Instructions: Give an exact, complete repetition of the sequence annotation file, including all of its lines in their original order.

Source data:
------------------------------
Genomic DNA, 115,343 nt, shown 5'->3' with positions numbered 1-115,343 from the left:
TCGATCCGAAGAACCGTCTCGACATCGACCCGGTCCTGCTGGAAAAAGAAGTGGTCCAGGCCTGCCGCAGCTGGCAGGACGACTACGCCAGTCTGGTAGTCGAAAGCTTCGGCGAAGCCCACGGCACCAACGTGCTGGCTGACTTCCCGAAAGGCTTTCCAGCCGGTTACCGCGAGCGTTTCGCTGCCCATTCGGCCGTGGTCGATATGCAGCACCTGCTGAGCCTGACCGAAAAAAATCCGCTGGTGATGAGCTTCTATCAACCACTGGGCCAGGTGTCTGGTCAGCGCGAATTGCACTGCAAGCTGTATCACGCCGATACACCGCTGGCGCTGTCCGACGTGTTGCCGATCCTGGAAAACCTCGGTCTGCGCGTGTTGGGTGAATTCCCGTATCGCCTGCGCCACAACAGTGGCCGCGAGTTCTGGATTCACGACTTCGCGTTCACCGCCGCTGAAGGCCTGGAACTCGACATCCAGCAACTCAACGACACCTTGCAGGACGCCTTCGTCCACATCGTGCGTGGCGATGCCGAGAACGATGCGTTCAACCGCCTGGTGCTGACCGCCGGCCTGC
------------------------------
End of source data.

Genomic DNA, 115,343 nt, shown 5'->3' with positions numbered 1-115,343 from the left:
TCGATCCGAAGAACCGTCTCGACATCGACCCGGTCCTGCTGGAAAAAGAAGTGGTCCAGGCCTGCCGCAGCTGGCAGGACGACTACGCCAGTCTGGTAGTCGAAAGCTTCGGCGAAGCCCACGGCACCAACGTGCTGGCTGACTTCCCGAAAGGCTTTCCAGCCGGTTACCGCGAGCGTTTCGCTGCCCATTCGGCCGTGGTCGATATGCAGCACCTGCTGAGCCTGACCGAAAAAAATCCGCTGGTGATGAGCTTCTATCAACCACTGGGCCAGGTGTCTGGTCAGCGCGAATTGCACTGCAAGCTGTATCACGCCGATACACCGCTGGCGCTGTCCGACGTGTTGCCGATCCTGGAAAACCTCGGTCTGCGCGTGTTGGGTGAATTCCCGTATCGCCTGCGCCACAACAGTGGCCGCGAGTTCTGGATTCACGACTTCGCGTTCACCGCCGCTGAAGGCCTGGAACTCGACATCCAGCAACTCAACGACACCTTGCAGGACGCCTTCGTCCACATCGTGCGTGGCGATGCCGAGAACGATGCGTTCAACCGCCTGGTGCTGACCGCCGGCCTGC